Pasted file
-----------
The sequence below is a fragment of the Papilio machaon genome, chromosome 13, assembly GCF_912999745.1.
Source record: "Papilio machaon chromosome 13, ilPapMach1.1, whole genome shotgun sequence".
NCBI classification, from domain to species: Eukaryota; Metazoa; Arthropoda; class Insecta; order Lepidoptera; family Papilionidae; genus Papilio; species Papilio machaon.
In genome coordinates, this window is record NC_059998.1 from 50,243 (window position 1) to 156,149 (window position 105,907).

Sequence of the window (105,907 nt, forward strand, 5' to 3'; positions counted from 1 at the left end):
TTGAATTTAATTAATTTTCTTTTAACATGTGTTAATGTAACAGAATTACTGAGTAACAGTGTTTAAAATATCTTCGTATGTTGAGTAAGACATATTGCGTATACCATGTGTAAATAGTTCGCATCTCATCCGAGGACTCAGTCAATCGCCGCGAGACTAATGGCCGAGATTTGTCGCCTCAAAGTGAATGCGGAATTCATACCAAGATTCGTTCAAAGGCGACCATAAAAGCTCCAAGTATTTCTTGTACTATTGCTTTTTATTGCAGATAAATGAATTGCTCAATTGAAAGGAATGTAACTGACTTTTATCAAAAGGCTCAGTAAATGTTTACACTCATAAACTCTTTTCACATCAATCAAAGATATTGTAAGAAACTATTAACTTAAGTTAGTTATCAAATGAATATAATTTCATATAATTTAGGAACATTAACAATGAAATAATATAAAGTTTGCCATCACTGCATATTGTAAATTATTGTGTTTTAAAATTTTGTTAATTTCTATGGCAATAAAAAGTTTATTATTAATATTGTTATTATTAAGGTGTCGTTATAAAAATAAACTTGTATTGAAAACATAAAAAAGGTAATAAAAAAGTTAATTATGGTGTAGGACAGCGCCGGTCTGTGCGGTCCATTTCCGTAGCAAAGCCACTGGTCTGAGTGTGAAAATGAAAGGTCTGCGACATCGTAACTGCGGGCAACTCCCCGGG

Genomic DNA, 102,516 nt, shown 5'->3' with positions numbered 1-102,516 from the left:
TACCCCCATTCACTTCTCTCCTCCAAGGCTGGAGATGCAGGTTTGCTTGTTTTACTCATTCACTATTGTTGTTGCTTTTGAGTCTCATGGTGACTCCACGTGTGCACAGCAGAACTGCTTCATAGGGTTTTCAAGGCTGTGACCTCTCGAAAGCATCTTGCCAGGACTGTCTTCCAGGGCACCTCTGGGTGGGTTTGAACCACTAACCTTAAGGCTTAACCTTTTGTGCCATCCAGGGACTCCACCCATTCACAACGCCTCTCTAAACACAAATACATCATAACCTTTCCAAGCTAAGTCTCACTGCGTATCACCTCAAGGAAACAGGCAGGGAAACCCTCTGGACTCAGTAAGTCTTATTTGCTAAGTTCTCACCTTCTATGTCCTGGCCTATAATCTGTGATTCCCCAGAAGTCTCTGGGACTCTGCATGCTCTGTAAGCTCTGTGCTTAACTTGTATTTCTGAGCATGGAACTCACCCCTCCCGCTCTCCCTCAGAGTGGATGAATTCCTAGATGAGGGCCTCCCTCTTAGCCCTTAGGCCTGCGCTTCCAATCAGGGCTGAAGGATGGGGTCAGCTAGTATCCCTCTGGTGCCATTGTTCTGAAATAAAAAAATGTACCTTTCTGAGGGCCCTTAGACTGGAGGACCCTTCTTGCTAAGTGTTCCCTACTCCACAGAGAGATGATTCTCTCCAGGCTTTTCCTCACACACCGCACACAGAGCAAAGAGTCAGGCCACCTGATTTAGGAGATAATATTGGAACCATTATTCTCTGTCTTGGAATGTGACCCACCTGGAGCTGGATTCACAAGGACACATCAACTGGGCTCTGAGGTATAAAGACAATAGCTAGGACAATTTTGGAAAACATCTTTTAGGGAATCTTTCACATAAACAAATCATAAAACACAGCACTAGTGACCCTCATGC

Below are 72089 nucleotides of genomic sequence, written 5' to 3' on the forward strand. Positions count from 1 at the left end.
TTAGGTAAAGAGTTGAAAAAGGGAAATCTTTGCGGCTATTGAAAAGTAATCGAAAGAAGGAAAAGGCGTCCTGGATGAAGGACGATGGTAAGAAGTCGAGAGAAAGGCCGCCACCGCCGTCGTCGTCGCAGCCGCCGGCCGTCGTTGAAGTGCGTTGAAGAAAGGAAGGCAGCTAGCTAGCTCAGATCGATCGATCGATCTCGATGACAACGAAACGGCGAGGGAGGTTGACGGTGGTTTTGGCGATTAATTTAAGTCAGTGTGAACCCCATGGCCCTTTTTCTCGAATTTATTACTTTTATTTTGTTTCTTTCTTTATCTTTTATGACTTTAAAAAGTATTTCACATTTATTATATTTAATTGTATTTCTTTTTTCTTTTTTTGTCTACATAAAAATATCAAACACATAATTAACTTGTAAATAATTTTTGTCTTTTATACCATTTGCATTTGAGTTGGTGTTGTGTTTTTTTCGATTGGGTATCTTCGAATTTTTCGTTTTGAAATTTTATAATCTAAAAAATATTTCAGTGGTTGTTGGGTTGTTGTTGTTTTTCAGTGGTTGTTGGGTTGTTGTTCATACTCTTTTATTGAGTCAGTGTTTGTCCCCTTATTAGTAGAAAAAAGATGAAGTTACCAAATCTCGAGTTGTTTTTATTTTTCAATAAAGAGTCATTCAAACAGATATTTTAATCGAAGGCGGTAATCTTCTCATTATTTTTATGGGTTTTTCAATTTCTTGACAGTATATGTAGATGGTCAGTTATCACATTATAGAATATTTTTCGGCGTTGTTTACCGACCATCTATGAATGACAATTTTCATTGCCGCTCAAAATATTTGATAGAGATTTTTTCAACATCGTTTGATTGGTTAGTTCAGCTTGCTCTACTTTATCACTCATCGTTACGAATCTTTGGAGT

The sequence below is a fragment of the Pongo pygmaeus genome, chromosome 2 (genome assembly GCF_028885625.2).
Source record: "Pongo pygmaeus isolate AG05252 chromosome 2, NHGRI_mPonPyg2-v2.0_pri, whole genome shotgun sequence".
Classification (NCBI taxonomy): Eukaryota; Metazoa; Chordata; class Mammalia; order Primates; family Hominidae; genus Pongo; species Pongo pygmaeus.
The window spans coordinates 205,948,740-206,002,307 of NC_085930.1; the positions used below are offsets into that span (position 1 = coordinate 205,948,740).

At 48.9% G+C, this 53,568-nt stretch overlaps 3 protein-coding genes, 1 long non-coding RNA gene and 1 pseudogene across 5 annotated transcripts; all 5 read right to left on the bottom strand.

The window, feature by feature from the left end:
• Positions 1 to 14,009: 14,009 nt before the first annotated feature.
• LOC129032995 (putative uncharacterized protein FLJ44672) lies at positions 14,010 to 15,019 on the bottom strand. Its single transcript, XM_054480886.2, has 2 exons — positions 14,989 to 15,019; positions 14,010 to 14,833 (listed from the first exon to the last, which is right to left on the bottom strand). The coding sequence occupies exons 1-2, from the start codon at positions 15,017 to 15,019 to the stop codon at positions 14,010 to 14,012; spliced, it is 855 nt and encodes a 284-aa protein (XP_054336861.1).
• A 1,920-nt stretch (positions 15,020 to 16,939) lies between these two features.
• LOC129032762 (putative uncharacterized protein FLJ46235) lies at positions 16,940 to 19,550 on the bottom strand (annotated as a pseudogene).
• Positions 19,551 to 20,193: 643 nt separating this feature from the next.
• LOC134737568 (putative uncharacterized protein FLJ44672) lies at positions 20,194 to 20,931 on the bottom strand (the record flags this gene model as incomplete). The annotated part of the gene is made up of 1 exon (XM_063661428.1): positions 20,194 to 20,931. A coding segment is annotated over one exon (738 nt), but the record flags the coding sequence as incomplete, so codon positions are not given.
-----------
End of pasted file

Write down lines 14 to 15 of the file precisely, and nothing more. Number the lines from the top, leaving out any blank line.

The window spans coordinates 205,948,740-206,002,307 of NC_085930.1; the positions used below are offsets into that span (position 1 = coordinate 205,948,740).

At 48.9% G+C, this 53,568-nt stretch overlaps 3 protein-coding genes, 1 long non-coding RNA gene and 1 pseudogene across 5 annotated transcripts; all 5 read right to left on the bottom strand.